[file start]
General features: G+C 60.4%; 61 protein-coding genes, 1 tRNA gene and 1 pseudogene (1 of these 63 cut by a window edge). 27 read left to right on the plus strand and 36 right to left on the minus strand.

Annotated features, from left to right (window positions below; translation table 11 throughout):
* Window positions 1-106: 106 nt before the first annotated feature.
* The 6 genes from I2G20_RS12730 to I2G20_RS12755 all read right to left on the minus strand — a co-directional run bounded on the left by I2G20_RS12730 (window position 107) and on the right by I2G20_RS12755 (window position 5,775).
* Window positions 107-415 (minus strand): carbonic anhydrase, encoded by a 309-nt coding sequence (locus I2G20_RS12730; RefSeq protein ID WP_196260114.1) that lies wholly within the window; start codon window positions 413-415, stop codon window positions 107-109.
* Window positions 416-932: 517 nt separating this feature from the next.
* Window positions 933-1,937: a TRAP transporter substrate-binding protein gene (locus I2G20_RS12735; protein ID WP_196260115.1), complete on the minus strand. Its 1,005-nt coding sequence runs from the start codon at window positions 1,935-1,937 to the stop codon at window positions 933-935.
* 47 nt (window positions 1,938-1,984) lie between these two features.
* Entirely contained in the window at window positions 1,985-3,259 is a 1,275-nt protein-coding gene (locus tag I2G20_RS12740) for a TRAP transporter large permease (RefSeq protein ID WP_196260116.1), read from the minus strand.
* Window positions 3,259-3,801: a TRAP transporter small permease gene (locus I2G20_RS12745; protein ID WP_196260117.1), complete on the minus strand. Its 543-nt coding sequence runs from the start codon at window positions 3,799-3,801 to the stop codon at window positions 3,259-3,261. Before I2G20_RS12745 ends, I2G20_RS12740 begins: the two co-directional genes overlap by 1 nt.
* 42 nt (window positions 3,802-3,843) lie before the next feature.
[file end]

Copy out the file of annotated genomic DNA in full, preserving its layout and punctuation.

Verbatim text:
General features: G+C 60.4%; 61 protein-coding genes, 1 tRNA gene and 1 pseudogene (1 of these 63 cut by a window edge). 27 read left to right on the plus strand and 36 right to left on the minus strand.

Annotated features, from left to right (window positions below; translation table 11 throughout):
* Window positions 1-106: 106 nt before the first annotated feature.
* The 6 genes from I2G20_RS12730 to I2G20_RS12755 all read right to left on the minus strand — a co-directional run bounded on the left by I2G20_RS12730 (window position 107) and on the right by I2G20_RS12755 (window position 5,775).
* Window positions 107-415 (minus strand): carbonic anhydrase, encoded by a 309-nt coding sequence (locus I2G20_RS12730; RefSeq protein ID WP_196260114.1) that lies wholly within the window; start codon window positions 413-415, stop codon window positions 107-109.
* Window positions 416-932: 517 nt separating this feature from the next.
* Window positions 933-1,937: a TRAP transporter substrate-binding protein gene (locus I2G20_RS12735; protein ID WP_196260115.1), complete on the minus strand. Its 1,005-nt coding sequence runs from the start codon at window positions 1,935-1,937 to the stop codon at window positions 933-935.
* 47 nt (window positions 1,938-1,984) lie between these two features.
* Entirely contained in the window at window positions 1,985-3,259 is a 1,275-nt protein-coding gene (locus tag I2G20_RS12740) for a TRAP transporter large permease (RefSeq protein ID WP_196260116.1), read from the minus strand.
* Window positions 3,259-3,801: a TRAP transporter small permease gene (locus I2G20_RS12745; protein ID WP_196260117.1), complete on the minus strand. Its 543-nt coding sequence runs from the start codon at window positions 3,799-3,801 to the stop codon at window positions 3,259-3,261. Before I2G20_RS12745 ends, I2G20_RS12740 begins: the two co-directional genes overlap by 1 nt.
* 42 nt (window positions 3,802-3,843) lie before the next feature.